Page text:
|Shanksville, Pennsylvania - One Year Later|
|Peace and healing mark the one-year commemoration ceremony|
Thursday, September 12, 2002
From all across America they came, to the place where America first fought back against terrorism, the place where 40 heroes died when United Flight 93 crashed into a rural Pennsylvania field at 10:06 a.m. on September 11, 2001. They came by bus, a few dozen at a time, until over 3000 people had joined at the crash site near Shanksville, PA, united in their grief, honor and respect for the fallen heroes. A cold wind whipped hundreds of American flags, and dark grey clouds suppressed the sun, as they gathered to remember the victims and search for peace.
"I just had to come," said Frank Matthews of the one-year commemoration ceremony held in Somerset County, Pennsylvania, on September 11, 2002. He and his sister, Ellen Muse, flew in from Austin, Texas, for no other reason than to honor the heroes of Flight 93. When asked why he chose to come to Shanksville, instead of New York City or Washington, D.C., Frank, who has studied each of the Flight 93 passengers and crew and feels as if he knows them all, says, "There has been no greater act of heroism by regular people. They are the greatest heroes in my lifetime."
"A Time for Honor and Hope," the official title of the memorial service to honor the men and women who perished on Flight 93, began with selections from the Johnstown Symphony Orchestra and a U.S. Marine Corps band, including Aaron Copeland's "Fanfare for the Common Man," which brought tears to the eyes of many in attendance. During the poignant and patriotic service the somber crowd then listened, mostly in silence, to the words of two relatives of Flight 93 victims.
"Dr. Martin Luther King, Jr. said that what does not destroy us will make us stronger," said Sandy Dahl, wife of United Flight 93 pilot, Jason Dahl. "We can depart with the gift of hope -- hope for our children, hope for our future, and hope for our everlasting freedom. Hope that carries us through tomorrow when the clouds will part, and the sun will shine on our lives again."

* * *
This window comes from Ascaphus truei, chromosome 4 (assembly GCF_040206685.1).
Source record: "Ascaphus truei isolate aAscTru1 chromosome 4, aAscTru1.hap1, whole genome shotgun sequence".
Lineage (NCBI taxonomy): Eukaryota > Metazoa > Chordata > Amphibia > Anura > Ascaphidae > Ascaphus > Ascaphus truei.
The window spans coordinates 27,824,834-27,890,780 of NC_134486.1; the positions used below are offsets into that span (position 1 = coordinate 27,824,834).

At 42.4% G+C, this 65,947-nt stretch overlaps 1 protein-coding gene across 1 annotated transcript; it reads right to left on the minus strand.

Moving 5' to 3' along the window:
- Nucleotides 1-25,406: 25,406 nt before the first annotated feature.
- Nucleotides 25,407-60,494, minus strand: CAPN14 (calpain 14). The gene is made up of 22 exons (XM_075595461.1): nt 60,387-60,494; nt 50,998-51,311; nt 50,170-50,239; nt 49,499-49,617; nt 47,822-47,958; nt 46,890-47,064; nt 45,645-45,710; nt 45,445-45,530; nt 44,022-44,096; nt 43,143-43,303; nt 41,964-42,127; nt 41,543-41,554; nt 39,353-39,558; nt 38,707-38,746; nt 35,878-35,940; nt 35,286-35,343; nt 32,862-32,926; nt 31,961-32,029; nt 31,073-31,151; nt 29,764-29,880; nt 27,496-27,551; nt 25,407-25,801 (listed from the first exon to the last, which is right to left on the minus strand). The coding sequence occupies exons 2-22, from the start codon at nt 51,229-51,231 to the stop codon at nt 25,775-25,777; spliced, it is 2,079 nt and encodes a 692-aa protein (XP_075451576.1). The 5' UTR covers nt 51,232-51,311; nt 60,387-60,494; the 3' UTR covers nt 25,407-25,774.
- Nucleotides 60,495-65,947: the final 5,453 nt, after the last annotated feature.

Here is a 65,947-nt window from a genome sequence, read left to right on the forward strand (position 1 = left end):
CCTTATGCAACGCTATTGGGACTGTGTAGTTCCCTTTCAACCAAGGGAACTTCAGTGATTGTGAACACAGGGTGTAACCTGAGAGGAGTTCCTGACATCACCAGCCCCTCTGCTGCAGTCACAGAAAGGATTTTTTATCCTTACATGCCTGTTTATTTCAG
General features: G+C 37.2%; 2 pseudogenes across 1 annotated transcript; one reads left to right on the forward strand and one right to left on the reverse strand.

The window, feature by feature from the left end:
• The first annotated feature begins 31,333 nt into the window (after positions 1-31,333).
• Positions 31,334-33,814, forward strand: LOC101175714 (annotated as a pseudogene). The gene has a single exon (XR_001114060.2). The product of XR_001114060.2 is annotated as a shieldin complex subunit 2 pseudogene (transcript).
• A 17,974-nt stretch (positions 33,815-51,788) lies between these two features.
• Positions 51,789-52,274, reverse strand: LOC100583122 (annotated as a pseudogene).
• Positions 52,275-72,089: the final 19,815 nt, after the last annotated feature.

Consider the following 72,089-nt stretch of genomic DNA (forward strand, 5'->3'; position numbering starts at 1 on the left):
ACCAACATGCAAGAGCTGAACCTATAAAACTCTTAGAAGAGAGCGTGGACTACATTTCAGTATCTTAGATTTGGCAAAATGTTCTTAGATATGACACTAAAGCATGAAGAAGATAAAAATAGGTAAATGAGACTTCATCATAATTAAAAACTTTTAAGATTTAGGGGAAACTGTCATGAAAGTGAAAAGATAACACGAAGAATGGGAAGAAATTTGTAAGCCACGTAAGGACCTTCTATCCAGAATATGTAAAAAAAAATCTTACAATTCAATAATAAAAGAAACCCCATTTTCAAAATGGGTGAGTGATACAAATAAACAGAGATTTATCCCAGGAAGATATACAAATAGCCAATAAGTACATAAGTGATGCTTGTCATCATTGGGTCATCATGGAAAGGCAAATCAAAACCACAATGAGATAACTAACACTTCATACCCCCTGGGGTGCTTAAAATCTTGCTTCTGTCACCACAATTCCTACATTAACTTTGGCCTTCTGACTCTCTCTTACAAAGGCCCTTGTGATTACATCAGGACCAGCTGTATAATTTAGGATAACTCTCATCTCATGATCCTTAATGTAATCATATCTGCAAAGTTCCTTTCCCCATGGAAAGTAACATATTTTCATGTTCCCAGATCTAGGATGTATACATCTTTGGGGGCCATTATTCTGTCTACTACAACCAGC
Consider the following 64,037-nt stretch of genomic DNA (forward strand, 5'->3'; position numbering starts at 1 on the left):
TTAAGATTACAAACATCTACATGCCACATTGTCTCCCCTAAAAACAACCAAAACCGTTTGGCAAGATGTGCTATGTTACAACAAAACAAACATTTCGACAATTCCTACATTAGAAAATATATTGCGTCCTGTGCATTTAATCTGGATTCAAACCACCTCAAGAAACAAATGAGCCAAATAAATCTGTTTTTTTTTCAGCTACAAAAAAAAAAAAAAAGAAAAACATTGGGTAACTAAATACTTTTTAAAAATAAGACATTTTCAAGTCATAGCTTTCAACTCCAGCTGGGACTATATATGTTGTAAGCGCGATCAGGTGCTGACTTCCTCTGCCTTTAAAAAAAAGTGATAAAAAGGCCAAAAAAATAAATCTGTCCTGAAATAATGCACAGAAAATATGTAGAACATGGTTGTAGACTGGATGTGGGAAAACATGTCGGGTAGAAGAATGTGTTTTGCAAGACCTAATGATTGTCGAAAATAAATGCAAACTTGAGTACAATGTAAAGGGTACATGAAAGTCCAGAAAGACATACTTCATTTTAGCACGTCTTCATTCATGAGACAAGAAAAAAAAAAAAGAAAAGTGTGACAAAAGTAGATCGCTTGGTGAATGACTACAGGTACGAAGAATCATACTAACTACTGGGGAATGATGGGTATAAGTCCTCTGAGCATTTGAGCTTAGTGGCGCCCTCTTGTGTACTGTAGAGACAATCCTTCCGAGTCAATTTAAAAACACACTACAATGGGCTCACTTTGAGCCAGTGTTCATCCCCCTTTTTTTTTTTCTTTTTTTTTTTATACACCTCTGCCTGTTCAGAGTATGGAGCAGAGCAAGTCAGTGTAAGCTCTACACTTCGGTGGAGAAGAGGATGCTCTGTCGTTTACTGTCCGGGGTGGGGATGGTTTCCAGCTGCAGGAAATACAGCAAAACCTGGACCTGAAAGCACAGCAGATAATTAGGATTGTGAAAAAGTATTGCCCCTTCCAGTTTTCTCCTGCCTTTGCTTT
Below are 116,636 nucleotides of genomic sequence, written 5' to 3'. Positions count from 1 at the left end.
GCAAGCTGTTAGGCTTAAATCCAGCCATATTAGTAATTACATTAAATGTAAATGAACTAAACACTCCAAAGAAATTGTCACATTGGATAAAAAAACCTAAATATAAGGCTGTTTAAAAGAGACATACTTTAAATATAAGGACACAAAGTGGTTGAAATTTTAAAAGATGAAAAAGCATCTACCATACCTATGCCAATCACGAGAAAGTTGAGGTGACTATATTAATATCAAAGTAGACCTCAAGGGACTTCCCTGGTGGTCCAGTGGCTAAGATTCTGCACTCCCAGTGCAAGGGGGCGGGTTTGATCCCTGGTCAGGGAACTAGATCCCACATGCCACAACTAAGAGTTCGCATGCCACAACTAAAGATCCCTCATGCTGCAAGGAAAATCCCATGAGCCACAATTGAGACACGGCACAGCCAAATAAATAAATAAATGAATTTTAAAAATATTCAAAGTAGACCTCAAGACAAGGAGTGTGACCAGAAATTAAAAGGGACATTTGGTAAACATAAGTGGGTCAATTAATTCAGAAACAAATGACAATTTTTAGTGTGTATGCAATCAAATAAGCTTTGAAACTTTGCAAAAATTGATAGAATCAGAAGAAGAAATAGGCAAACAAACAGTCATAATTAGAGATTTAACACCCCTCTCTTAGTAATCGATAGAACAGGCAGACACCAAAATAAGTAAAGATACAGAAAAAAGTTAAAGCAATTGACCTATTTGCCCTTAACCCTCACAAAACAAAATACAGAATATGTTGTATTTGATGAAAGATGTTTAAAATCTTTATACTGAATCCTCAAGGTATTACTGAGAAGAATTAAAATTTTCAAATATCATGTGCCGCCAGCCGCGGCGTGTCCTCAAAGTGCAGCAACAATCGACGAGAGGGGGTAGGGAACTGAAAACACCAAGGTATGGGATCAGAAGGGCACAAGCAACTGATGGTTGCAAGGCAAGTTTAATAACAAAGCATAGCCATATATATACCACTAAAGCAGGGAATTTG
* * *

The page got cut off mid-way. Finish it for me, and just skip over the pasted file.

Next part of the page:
Murial Borza, 11-year-old sister of Flight 93 passenger Deora Bodley, asked for one minute of silence for world peace, a minute where people could pledge to do something good "even if it's a hug, kiss, smile or wave - a prayer or just silent thought of those they love." Of her beloved sister Deora, she said, "I cherish the memories of my sister and plan to work hard in school and in everything I do so she can be proud of me like I was of her."
A huge cast steel bell, dated 1860, then tolled 40 times as the name of each crew member and passenger was read aloud.
Governor Mark Schweiker summed up the feelings of the audience well when he said, "Here in Pennsylvania, today is a day of remembrance and deep reflection. Now, a year later, as we reflect on their sacrifice, I can't help but feel humbled by the courage exhibited by America on this day." The governor also called the final resting place of Flight 93 a "battlefield unlike others in our nation's history.... It was here that freedom took its first stand. Make no mistake -- they are more than remembered. They were forceful and they were proud. God bless you all."
Homeland Security Director Tom Ridge, who was the governor of Pennsylvania at the time of the crash, hailed the victims as "citizen soldiers" and heroes for their actions to prevent the aircraft from hitting its intended target. "In a field in rural Pennsylvania, right prevailed over wrong and hope was born again," Mr. Ridge declared, bringing cheers from the 120+ White House employees who boarded buses at 3 a.m. to travel to Shanksville and say thanks to the heroes who may have saved their lives. "There were no survivors in this field on September 11," Ridge continued, "but I have no doubt that thousands of Americans survived that crash. And all Americans are grateful."
The passengers and crew of Flight 93 weren't the only ones honored in the quiet ceremony, however. "Today, we also honor and thank a community," Ridge said. "The people of Shanksville embraced the families of Flight 93 as their own.... As the sister of one of the passengers said, 'This sleepy little town just puts its arms around you and embraces you.'" With that, almost every one of the more than 500 family members and friends of the Flight 93 victims stood and turned to applaud the surrounding mourners. After a moment, the crowd erupted in an answering ovation.
Chuck Wagner, a Shanksville resident who operated some of the heavy equipment in the Flight 93 recovery efforts, said that while "we didn't ask for this to happen in our town... we consider the crash site to be hallowed ground and will always keep it that way." With tears in his eyes, he continued, "These folks changed the course of history, and we will always have the welcome mat out for their families."
"It's a great town... everyone here has been so welcoming," said Carol Woods, a United Airlines flight attendant - one of over 50 employees from United, American, Northwest, and US Airways who came to honor their fallen comrades. Linda Morris, a volunteer with the Salvation Army group who helped to feed and watch over the FBI, police, and recovery crews last September, then sums it up, "I don't think anyone will ever know how much they [Shanksville] gave."
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